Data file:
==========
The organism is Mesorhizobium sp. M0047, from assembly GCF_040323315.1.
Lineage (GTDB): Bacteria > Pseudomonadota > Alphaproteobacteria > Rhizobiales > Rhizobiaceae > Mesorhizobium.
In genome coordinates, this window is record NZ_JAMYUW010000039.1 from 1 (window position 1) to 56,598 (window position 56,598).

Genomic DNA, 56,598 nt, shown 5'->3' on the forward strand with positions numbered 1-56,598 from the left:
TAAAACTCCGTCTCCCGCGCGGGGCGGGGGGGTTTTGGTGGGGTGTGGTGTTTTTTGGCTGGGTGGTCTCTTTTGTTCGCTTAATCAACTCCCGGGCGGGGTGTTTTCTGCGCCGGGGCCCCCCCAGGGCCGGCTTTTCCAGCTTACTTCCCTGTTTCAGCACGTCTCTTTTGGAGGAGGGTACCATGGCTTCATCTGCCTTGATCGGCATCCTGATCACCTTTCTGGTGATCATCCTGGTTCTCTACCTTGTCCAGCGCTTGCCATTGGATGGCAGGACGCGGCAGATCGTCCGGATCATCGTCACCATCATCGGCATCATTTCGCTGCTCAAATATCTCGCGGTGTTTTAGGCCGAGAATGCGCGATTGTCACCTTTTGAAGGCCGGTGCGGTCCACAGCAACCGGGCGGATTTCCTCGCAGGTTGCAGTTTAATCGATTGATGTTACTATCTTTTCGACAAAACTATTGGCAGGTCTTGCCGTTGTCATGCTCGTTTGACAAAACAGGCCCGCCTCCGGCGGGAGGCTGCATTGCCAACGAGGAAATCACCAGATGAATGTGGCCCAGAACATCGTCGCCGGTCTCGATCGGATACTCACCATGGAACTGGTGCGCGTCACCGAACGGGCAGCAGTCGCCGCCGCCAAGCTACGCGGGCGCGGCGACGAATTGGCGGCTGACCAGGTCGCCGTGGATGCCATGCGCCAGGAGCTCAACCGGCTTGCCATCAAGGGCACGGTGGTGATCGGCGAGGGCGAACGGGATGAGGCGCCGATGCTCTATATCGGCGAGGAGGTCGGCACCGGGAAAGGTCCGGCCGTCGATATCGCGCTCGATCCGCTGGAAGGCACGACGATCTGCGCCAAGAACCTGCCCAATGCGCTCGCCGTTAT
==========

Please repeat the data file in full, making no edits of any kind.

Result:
The organism is Mesorhizobium sp. M0047, from assembly GCF_040323315.1.
Lineage (GTDB): Bacteria > Pseudomonadota > Alphaproteobacteria > Rhizobiales > Rhizobiaceae > Mesorhizobium.
In genome coordinates, this window is record NZ_JAMYUW010000039.1 from 1 (window position 1) to 56,598 (window position 56,598).

Genomic DNA, 56,598 nt, shown 5'->3' on the forward strand with positions numbered 1-56,598 from the left:
TAAAACTCCGTCTCCCGCGCGGGGCGGGGGGGTTTTGGTGGGGTGTGGTGTTTTTTGGCTGGGTGGTCTCTTTTGTTCGCTTAATCAACTCCCGGGCGGGGTGTTTTCTGCGCCGGGGCCCCCCCAGGGCCGGCTTTTCCAGCTTACTTCCCTGTTTCAGCACGTCTCTTTTGGAGGAGGGTACCATGGCTTCATCTGCCTTGATCGGCATCCTGATCACCTTTCTGGTGATCATCCTGGTTCTCTACCTTGTCCAGCGCTTGCCATTGGATGGCAGGACGCGGCAGATCGTCCGGATCATCGTCACCATCATCGGCATCATTTCGCTGCTCAAATATCTCGCGGTGTTTTAGGCCGAGAATGCGCGATTGTCACCTTTTGAAGGCCGGTGCGGTCCACAGCAACCGGGCGGATTTCCTCGCAGGTTGCAGTTTAATCGATTGATGTTACTATCTTTTCGACAAAACTATTGGCAGGTCTTGCCGTTGTCATGCTCGTTTGACAAAACAGGCCCGCCTCCGGCGGGAGGCTGCATTGCCAACGAGGAAATCACCAGATGAATGTGGCCCAGAACATCGTCGCCGGTCTCGATCGGATACTCACCATGGAACTGGTGCGCGTCACCGAACGGGCAGCAGTCGCCGCCGCCAAGCTACGCGGGCGCGGCGACGAATTGGCGGCTGACCAGGTCGCCGTGGATGCCATGCGCCAGGAGCTCAACCGGCTTGCCATCAAGGGCACGGTGGTGATCGGCGAGGGCGAACGGGATGAGGCGCCGATGCTCTATATCGGCGAGGAGGTCGGCACCGGGAAAGGTCCGGCCGTCGATATCGCGCTCGATCCGCTGGAAGGCACGACGATCTGCGCCAAGAACCTGCCCAATGCGCTCGCCGTTAT